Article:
Åsgårdsreia – Odin’s Wild hunt

Thy rest was deep at the slumberer’s hour
If thou didst not hear the blast
Of the savage horn, from the mountain-tower,
As the Wild Night-Huntsman pass’d,
And the roar of the stormy chase went by,
Through the dark unquiet sky!

The convent’s chanted rite was stay’d,
And the hermit dropp’d his beads,
And a trembling ran through the forest-shade,
At the neigh of the phantom steeds,
And the church-bells peal’d to the rocking blast
As the Wild Night-Huntsman pass’s.

Felicia Dorothea Hemans (1793 – 1835)
From “The Wild Huntsman”
“The Forest Sanctuary and Other Poems”
When the sounds of howling dogs and screaming hags fill the air with hunters following behind, the wise traveler will immediately cover his eyes and throw his body face down into the middle of the road. If he is lucky, no harm will come other than the cold feet of the Black Dogs running over him and a lingering sniffle from lying in the muddy road….
Åsgårdsreia is a pack of shifting forest-demons and animal-gods, thousands strong, which sweeps through the countryside killing everything in its path. A flood of horrific beasts, tentacled toads, insects of armor and spine, gelatinous serpents, vaporous beings with the face of gods, all poured forth from the great hollow tree, blind with fury.
In Scandinavia, Åsgårdsreia (Odin’s hunt) was heard but rarely seen. When Odin’s hunt was heard, it meant changing weather in many regions, but it could also mean war and unrest. According to some reports, the forest turned silent and only a whining sound and dog barks could be heard. According to lore, Odin does not ride, but travels in a wheeled vehicle, specifically a one-wheeled cart.
The Norse god Odin in his many forms, astride his eight-legged steed Sleipnir, came to be associated with the Wild Hunt in Scandinavia because of his aspect of berserking. Odin acquired the aspect of the Wild Huntsman, along with Frigg. The passage of this hunt was also referred to as Odin’s Hunt. People who saw the passing hunt and mocked it were cursed and would mysteriously vanish along with the host; those that joined in sincerity were rewarded with gold.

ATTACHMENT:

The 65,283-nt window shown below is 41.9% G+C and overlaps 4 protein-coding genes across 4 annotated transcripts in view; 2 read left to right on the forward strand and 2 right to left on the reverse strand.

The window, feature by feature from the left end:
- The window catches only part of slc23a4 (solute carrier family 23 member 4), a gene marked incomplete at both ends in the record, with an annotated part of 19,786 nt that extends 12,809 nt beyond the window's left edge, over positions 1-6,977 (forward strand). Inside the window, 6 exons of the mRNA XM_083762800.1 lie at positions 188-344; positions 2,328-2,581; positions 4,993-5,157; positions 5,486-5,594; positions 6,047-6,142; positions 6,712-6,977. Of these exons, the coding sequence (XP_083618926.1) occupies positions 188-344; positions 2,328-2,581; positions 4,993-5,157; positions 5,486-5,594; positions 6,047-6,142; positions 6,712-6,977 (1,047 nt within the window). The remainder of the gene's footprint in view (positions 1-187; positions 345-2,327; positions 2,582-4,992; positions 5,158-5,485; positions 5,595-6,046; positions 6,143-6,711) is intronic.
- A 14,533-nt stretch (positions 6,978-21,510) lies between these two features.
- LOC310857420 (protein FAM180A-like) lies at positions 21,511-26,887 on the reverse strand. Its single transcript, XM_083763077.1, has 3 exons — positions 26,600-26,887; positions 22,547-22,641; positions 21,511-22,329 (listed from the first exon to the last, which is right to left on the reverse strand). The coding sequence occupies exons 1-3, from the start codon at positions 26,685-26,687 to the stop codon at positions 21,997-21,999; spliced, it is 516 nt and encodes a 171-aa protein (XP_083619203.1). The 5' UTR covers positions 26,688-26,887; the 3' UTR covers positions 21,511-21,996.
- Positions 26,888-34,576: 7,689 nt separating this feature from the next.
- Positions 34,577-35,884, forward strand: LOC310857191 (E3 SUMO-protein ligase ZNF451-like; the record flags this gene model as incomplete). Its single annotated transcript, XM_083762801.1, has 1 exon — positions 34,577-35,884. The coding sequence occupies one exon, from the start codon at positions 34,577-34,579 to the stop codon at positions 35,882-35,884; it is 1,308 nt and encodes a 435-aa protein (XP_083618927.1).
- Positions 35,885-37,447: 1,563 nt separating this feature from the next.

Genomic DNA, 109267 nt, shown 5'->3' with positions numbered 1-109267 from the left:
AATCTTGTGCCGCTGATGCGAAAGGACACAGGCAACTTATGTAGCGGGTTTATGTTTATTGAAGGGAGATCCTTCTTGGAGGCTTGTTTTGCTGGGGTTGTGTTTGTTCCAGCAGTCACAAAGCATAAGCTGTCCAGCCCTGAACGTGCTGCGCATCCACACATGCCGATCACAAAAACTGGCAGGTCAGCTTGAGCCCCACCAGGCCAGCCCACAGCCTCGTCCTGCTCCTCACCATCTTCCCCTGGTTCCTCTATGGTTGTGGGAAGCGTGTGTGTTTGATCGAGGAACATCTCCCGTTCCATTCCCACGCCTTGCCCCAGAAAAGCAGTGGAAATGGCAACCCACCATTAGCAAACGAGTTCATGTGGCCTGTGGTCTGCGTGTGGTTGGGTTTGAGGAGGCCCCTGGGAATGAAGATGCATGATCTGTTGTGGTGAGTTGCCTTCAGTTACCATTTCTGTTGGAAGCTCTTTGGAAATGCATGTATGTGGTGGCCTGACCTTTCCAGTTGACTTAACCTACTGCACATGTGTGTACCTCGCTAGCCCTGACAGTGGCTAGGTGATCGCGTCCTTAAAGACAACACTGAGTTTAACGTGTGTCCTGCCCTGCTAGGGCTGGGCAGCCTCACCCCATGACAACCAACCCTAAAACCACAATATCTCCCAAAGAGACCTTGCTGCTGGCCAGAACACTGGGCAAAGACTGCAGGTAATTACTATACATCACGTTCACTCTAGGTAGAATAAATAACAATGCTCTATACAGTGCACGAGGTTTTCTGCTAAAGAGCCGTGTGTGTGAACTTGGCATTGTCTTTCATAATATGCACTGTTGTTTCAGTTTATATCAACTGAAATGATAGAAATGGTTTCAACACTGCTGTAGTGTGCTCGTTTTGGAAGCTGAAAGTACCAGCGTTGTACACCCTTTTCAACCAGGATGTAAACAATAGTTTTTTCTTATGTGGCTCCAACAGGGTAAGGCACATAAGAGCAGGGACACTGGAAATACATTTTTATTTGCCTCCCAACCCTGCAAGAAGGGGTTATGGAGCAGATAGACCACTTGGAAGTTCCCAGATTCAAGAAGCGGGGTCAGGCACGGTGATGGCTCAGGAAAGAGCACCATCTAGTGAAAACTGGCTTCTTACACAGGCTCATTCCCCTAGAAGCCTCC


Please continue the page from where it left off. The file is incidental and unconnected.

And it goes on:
Åsgårdsreia is an ancient folk myth prevalent across Northern, Western and Central Europe. The fundamental premise in all instances is the same: a phantasmal, spectral group of huntsmen with the accoutrements of hunting, with horses and hounds in mad pursuit across the skies or along the ground, or just above it.
Perhaps not surprisingly since the majority of written accounts come from Christianized times recorded by monks that former powerful pagan gods and goddesses loom large as the leaders of the demonic hosts. One of the most famous and enduring Wild Hunt mythology strands comes from Germanic folklore from Germany, Norway, Sweden and Denmark, recounting how at Yuletide, Woden or Wotan in the Anglo Saxon tradition or Odin in Scandinavian lands led the Wild Hunt through the heavens. In pre Christian oral traditions it would seem, however, Odin chased wood elves or, sometimes, beautiful maidens at the Midwinter Solstice around December 21, one of the main times the Hunt was seen. Some accounts say he dropped gifts at the foot of his sacred pine for the faithful, possibly one of the origins of Christmas presents. Odin’s eight-legged horse Sleipnir was the source for the legend of the eight reindeer of Santa Claus. Santa himself was the old Holly King/Odin and Saint Nicholas rolled into one. 
When Odin was demonized (he can still be seen in his devilish persona as Black Peter or Black Rupert in St Nicholas Day processions in Europe) Odin’s huntsmen and women became the ungodly dead, who unable to gain admission to heaven, were released from hell to hunt for souls.
The Hunt myth continued through Europe as a very useful deterrent by the clergy into Victorian times to prevent superstitious people frolicking illicitly after dark on pagan pursuits. 
Seeing the demonic Host became in Christian times an omen of death within the year, an effective way of ensuring good folk were tucked up in their beds on the old pagan festivals. For the first appearance of Odin’s hunt was traditionally recorded as occurring on the Scandinavian pagan festival of Winternights in mid October, a little earlier than Halloween when the fairies were traditionally out riding to their winter quarters and would also capture unsuspecting mortals. 
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